Shannon's (sturlington) Horror and Thrillers
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First a recap of what I've read since joining this group in 2015. This has been a good reading year for me, as I feel like I've really rediscovered this genre after having been away for a long time. I've about gotten through the major classics in the genre (rereading some) and am actively seeking out horror/thrillers written by women.
The Phantom of the Opera by Gaston Leroux -- listened (3★)
The Island of Doctor Moreau by H.G. Wells -- listened (4★)
Trigger Warning by Neil Gaiman -- short stories (4★)
The Yellow Wallpaper by Charlotte Perkins Gilman -- short story (4★)
Annihilation/Authority/Acceptance by Jeff VanderMeer -- weird (4-5★)
Burnt Offerings by Robert Marasco -- ghost story (4★)
Dark Places/Sharp Objects by Gillian Flynn -- psychological thrillers (4★)
American Gothic Tales edited by Joyce Carol Oates -- an anthology of gothic stories ranging from classics to contemporary; reread (4★)
The Fall of the House of Usher by Edgar Allan Poe -- short story (4★)
Rooms by Lauren Oliver -- ghost story (4★)
The Haunting of Hill House and We Have Always Lived in the Castle by Shirley Jackson -- gothic; both rereads (5★ each)
Frankenstein by Mary Shelley -- gothic; reread (5★)
Welcome to Night Vale by Joseph Fink and Jeffrey Cranor -- humorous/light (4★)
I'm currently reading a thriller by Patricia Highsmith, The Blunderer, and listening to Dracula. Looking forward to 2016!
No worries on not following the months precisely, but do feel free to chime in on any applicable threads at any time, if you read it earlier and post when the thread goes up, or if you read later and "revive" the thread, happy to have all conversation about the topics whenever! :)
My previous project was to read the sci-fi classics, but I consider that done.
Category: Psychological thriller
Highsmith had a reputation for misanthropy, which she does nothing to dispel with this thriller. First, let's take a look at the women characters, such as they are. Two of them are shrill, nagging wives who both die violent deaths, and it seems they deserved them. The last is pretty much a non-character, who falls in love with Walter (the most non-romantic person imaginable) without any provocation whatsoever and spends the rest of the novel not doing much.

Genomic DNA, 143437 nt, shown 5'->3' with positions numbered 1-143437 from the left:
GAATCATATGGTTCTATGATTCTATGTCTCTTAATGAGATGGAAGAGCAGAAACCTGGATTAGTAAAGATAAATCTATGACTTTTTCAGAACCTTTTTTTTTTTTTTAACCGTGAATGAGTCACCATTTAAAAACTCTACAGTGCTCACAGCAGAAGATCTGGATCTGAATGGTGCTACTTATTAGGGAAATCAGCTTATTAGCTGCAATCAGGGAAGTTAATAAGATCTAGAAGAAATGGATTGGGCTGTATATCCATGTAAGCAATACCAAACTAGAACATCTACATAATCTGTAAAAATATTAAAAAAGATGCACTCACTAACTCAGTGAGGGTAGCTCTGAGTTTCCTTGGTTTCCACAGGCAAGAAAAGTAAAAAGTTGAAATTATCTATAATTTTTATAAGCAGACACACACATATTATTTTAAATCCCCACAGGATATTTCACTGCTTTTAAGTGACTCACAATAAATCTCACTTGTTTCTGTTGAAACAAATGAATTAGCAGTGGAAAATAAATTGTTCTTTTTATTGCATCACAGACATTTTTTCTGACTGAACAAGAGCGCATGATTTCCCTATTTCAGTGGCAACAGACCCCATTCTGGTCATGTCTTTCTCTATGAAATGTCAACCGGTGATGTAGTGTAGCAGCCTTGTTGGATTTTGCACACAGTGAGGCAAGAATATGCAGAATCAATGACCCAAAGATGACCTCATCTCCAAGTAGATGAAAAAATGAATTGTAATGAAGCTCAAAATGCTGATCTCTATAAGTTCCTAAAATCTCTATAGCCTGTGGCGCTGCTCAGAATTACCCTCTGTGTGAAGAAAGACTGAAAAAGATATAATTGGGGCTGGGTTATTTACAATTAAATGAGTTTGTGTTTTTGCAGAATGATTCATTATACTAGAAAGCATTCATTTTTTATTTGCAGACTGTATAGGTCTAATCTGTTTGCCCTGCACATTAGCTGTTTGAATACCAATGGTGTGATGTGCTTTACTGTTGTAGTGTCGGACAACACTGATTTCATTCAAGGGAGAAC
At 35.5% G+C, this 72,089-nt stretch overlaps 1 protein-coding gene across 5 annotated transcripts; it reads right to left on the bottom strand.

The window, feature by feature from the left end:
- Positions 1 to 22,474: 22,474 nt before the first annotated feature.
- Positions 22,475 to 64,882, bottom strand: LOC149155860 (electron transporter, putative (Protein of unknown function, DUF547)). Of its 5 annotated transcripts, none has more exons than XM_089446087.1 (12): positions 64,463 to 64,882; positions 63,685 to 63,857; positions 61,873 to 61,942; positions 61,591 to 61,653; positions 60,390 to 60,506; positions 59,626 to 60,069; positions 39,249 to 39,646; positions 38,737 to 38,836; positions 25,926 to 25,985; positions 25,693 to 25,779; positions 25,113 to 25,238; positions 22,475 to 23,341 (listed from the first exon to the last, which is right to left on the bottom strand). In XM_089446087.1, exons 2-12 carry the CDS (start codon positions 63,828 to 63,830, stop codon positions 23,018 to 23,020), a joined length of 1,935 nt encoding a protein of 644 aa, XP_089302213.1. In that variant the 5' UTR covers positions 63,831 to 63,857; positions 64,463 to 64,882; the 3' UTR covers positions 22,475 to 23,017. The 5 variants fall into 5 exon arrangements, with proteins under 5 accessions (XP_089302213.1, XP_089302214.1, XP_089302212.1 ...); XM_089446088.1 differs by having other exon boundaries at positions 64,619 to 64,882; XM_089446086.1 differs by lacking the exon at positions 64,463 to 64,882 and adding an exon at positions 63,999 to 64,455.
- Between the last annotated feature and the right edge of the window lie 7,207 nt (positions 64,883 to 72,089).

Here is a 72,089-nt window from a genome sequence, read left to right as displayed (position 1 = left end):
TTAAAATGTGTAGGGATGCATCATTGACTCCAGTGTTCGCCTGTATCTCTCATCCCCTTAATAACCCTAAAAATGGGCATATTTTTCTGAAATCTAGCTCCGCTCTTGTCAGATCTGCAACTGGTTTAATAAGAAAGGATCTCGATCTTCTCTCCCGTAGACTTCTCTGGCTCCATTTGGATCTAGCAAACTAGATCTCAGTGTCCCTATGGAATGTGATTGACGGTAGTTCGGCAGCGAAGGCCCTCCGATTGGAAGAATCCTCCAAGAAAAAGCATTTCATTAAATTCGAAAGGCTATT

But Highsmith is obviously more interested in her men than her women, specifically three men. The first is Walter, the titular blunderer, who when his wife supposedly commits suicide by jumping off a cliff during a rest stop on a bus trip, he does pretty much everything he can to make himself look guilty of murder. Walter has none of the misplaced charisma of Highsmith's well-known Ripley character. He is milquetoast, indecisive with his feelings, slow on the uptake, "nothing but a pair of eyes without an identity behind them." After reading a news story, Walter becomes obsessed with a man named Kimmel, who really did murder his wife at a bus stop (as revealed in the first chapter). Kimmel is in every way repulsive, who considers himself so much above the rest of humankind that he can get away with murder; he thinks of himself as "powerful and impregnable as a myth." Highsmith takes care to mention Kimmel's physical appearance at every opportunity, his fatness, his lack of grace and bad eyesight, his repulsive thick lips like a heart.
It takes a lot to get the reader to feel even a modicum of sympathy for such a man, who did, after all, brutally strangle his wife without any sense of remorse whatsoever. However, when Corby, Highsmith's third man, comes into the book, she almost manages to do so. Corby is the police detective obsessed with pinning both deaths on the husbands, by any means necessary. While Walter is stupid and Kimmel is arrogant, Corby comes across as nothing less than evil, which is all the more shocking because he represents justice.